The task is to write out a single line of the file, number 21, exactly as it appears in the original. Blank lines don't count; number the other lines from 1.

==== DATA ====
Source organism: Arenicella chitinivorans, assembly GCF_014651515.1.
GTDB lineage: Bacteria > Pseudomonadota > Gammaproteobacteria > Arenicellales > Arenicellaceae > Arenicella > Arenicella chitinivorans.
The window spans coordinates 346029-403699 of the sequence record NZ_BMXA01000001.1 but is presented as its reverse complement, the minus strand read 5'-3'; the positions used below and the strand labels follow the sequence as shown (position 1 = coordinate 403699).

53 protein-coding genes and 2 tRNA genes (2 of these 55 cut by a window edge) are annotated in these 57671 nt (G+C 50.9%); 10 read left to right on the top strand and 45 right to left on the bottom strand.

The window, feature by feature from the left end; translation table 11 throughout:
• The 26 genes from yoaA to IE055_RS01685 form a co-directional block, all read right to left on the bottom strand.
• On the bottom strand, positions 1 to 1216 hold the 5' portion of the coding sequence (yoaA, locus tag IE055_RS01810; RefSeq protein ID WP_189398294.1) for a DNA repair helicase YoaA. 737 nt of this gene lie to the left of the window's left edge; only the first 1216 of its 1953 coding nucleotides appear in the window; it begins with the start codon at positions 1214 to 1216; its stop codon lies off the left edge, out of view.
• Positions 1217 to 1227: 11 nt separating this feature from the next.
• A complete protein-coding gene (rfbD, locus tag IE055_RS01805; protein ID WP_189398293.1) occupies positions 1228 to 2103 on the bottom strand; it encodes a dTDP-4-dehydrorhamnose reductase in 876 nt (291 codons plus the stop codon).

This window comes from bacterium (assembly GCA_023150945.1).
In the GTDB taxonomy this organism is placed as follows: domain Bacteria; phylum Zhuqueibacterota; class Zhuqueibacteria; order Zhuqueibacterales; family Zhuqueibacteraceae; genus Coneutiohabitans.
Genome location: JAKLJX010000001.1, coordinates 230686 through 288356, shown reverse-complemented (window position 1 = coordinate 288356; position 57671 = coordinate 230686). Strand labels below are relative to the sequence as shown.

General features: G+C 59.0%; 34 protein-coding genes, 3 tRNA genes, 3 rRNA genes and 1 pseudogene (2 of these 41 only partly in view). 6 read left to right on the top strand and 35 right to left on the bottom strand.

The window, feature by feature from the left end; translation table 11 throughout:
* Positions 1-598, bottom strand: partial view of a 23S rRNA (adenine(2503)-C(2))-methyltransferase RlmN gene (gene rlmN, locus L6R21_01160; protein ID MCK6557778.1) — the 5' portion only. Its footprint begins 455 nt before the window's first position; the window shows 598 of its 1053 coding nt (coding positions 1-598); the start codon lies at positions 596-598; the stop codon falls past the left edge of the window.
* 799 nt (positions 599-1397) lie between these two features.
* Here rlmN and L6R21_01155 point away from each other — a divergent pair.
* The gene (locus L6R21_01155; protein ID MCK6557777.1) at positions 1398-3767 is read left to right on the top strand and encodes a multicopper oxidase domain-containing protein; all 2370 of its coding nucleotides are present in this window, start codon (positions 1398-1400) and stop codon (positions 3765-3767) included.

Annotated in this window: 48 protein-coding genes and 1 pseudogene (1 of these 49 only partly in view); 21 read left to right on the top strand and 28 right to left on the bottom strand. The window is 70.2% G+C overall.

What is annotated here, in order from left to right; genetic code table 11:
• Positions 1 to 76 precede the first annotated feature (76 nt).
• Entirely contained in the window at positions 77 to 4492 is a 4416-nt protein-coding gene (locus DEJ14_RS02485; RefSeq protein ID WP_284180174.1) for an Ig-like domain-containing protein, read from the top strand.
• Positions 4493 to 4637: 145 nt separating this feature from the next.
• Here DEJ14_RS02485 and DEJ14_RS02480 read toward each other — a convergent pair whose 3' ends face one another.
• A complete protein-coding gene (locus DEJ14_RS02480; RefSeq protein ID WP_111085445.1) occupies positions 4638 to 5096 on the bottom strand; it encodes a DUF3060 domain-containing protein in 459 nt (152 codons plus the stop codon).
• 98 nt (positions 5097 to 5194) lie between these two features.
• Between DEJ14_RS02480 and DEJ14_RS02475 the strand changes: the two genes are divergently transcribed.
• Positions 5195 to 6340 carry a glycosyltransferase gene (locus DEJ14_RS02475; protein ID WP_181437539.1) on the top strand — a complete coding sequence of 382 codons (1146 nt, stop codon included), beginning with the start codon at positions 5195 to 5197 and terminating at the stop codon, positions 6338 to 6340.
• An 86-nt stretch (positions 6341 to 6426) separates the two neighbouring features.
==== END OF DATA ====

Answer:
• Positions 1 to 76 precede the first annotated feature (76 nt).